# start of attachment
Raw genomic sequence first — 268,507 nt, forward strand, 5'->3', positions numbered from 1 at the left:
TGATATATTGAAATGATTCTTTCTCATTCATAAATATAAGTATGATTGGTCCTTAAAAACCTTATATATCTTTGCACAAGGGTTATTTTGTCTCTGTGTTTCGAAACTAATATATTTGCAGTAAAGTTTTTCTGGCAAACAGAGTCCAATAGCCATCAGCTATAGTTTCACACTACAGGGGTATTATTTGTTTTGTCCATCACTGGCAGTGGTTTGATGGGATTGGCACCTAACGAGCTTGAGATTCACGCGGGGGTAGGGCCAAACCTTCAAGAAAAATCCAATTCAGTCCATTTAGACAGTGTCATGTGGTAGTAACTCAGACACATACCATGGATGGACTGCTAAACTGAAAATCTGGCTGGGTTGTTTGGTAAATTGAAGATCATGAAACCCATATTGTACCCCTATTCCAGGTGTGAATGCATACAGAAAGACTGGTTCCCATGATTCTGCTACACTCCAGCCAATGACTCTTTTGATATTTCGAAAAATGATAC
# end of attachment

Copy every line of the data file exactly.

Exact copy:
Raw genomic sequence first — 268,507 nt, forward strand, 5'->3', positions numbered from 1 at the left:
TGATATATTGAAATGATTCTTTCTCATTCATAAATATAAGTATGATTGGTCCTTAAAAACCTTATATATCTTTGCACAAGGGTTATTTTGTCTCTGTGTTTCGAAACTAATATATTTGCAGTAAAGTTTTTCTGGCAAACAGAGTCCAATAGCCATCAGCTATAGTTTCACACTACAGGGGTATTATTTGTTTTGTCCATCACTGGCAGTGGTTTGATGGGATTGGCACCTAACGAGCTTGAGATTCACGCGGGGGTAGGGCCAAACCTTCAAGAAAAATCCAATTCAGTCCATTTAGACAGTGTCATGTGGTAGTAACTCAGACACATACCATGGATGGACTGCTAAACTGAAAATCTGGCTGGGTTGTTTGGTAAATTGAAGATCATGAAACCCATATTGTACCCCTATTCCAGGTGTGAATGCATACAGAAAGACTGGTTCCCATGATTCTGCTACACTCCAGCCAATGACTCTTTTGATATTTCGAAAAATGATAC